There are a lot of theories floating around in the guitar player community about the techniques to improving your guitar playing speed. Most of these theories are based on some sort of half truth, but a good part of the time these theories are nothing more than myths and really offer no help to truly improving a guitarist playing ability or their speed and style. One of the biggest myths, discussed heavily at times out there about achieving faster playing speed is that you cannot play fast with thick strings and high action. Most of the proponents of this particular guitar playing myth say that in order to be able to make your fingers fly across the fretboard, your strings have to be thin, as thin as possible and the action in the strings needs to be ultra low.
The reason this is a myth is because in reality, thinner strings and lower action do not at all make it easier for you to play faster, or better. Thin strings and lower action simply reduces the amount of finger and string resistance you get when you play. It does not imply you are playing faster. This makes the notes easier to hit, but does nothing for the quality of your tone, nor for your speed and skill. In actual fact, it just makes making noise easier and faster.
Playing with thin strings doesn’t take an individual who is still an amateur and make them into a guitar master, even if they play faster. What it really takes to be able to play faster isn’t lightning quick fingers, at least not at first. The key to successfully mastering speed and any part of guitar playing is accuracy and clarity. Let me repeat this once again. The key to successfully mastering speed and any part of guitar playing is accuracy and clarity.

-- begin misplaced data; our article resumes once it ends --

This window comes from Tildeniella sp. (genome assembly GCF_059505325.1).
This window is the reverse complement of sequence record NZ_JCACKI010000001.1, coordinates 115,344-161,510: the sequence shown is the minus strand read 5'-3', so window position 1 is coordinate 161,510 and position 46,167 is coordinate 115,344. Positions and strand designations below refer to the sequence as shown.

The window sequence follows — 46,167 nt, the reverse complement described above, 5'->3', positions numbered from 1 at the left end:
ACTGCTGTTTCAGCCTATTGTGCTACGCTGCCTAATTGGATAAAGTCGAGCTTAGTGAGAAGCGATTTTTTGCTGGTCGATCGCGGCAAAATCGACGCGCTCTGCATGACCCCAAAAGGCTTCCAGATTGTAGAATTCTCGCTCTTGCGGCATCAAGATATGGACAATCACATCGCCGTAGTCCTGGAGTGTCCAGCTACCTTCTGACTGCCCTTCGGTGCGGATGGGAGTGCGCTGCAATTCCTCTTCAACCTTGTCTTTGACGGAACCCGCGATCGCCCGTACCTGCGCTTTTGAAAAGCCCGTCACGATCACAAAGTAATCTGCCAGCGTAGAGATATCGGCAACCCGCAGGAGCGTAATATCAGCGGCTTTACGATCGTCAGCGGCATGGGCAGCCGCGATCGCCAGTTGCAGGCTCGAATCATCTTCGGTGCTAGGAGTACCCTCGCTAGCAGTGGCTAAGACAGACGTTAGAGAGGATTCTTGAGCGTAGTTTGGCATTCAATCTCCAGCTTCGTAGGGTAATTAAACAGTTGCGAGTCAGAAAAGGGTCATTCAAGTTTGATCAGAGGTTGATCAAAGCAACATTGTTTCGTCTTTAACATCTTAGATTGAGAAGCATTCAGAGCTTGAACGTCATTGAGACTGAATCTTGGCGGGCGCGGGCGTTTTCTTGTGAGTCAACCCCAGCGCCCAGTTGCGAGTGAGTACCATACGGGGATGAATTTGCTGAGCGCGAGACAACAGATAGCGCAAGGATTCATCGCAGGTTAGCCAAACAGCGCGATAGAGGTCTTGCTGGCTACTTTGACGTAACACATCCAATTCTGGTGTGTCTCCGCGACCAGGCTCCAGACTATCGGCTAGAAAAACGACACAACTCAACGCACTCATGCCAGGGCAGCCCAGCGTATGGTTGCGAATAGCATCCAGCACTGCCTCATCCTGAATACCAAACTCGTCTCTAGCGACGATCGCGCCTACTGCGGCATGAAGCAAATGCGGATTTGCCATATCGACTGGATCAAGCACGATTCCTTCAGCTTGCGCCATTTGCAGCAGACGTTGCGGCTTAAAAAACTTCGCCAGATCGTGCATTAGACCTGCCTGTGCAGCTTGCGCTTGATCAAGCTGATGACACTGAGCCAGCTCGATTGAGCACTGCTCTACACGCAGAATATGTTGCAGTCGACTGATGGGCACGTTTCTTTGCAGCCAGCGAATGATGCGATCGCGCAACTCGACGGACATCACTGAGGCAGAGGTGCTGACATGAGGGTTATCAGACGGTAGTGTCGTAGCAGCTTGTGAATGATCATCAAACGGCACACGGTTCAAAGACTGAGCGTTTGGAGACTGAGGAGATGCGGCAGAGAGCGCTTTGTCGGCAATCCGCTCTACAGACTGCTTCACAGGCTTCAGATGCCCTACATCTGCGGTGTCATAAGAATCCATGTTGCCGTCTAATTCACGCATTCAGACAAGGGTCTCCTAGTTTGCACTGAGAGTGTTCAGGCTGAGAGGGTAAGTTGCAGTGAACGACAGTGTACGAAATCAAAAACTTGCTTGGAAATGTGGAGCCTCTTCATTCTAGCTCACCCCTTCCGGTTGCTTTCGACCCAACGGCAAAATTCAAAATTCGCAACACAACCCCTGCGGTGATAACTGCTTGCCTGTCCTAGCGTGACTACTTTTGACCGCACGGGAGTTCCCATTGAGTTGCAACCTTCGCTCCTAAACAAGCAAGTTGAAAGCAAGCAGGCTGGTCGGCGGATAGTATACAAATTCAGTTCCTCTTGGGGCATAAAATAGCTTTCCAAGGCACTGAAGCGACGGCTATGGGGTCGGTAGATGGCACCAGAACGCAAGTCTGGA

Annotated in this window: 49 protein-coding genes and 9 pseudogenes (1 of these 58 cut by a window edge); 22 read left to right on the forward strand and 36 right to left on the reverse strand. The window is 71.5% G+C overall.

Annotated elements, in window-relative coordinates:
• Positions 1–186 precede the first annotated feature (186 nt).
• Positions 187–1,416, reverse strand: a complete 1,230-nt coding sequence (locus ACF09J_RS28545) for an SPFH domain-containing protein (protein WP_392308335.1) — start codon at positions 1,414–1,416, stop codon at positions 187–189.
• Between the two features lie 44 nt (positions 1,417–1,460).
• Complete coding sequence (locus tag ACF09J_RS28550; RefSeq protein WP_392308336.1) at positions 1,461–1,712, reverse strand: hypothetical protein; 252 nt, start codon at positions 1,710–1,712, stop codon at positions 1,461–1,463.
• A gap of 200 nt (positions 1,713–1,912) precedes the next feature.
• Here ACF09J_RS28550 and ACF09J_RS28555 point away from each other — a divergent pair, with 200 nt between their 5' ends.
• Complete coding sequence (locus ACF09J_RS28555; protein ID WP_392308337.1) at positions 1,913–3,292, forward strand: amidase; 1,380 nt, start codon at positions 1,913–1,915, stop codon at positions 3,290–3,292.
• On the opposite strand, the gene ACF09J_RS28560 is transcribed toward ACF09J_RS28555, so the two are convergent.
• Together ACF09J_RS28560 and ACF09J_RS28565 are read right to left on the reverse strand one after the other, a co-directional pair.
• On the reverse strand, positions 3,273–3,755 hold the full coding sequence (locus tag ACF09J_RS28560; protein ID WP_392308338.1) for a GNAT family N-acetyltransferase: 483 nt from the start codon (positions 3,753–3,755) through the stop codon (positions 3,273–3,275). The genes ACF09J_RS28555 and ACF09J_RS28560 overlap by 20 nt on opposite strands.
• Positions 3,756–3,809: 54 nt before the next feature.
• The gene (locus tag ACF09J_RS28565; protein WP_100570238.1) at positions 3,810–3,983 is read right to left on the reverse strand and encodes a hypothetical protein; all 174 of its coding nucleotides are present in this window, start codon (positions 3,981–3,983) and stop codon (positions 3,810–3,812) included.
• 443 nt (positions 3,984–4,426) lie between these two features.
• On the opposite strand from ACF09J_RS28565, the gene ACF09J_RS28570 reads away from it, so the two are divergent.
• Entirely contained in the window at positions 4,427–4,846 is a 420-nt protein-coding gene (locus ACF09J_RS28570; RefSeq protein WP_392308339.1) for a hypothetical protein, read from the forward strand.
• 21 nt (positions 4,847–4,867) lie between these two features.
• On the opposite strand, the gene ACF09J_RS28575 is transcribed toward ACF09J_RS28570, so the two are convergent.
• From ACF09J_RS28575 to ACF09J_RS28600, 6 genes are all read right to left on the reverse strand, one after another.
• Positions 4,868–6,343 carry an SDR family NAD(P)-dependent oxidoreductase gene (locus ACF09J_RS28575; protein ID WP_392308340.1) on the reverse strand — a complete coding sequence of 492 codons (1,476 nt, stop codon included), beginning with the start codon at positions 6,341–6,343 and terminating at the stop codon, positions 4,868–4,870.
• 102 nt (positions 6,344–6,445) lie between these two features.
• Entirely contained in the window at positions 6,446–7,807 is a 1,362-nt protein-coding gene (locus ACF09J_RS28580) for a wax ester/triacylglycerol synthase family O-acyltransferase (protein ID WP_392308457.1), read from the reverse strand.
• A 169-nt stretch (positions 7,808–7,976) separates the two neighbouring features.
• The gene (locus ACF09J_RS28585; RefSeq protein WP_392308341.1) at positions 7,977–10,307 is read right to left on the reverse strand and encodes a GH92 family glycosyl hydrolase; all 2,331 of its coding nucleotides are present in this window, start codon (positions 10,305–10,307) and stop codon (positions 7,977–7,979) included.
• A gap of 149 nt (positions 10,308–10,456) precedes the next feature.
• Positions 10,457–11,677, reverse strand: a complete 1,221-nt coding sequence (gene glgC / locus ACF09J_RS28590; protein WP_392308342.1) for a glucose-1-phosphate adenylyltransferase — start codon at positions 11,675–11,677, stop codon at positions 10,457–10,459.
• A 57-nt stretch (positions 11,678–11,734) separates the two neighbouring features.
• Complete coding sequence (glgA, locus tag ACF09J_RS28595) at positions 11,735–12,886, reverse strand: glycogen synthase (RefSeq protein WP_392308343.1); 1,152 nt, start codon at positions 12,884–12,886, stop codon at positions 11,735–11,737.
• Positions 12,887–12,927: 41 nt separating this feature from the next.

A lot of people who get into playing the guitar immediately want to jump into learning how to play fast, and forget all about accuracy. It doesn’t matter how fast you play if you always hit the wrong notes and play sloppily. The problem is people tend to put a higher value on how fast you play, rather than on how well you sound when you play. Accuracy is the key to developing fast fingers. Learn how to play all your scales and chords, master them and their positions on the fretboard, slowly at first. Then after you have them committed to memory, start working on speed. By doing this you will develop into a very well rounded player and will be able to play lightning fast solos with pinpoint accuracy and clarity.
Another great tip for aspiring guitarists to improve accuracy and speed is to use guitar backing tracks. Practicing your solos and your speed techniques can be made even more beneficial when you can play along with an entire band of musicians. Guitar backing tracks provide you with a whole band to back you up while you play and help you to develop your skills while learning how to play with other musicians.
E Walker is contributes regular to guitar publications worldwide. He is the founder of Planet of Rock. See how guitar backing tracks makes guitar practice more enjoyable! Jam to over 1000 professional tracks including 100s of backing tracks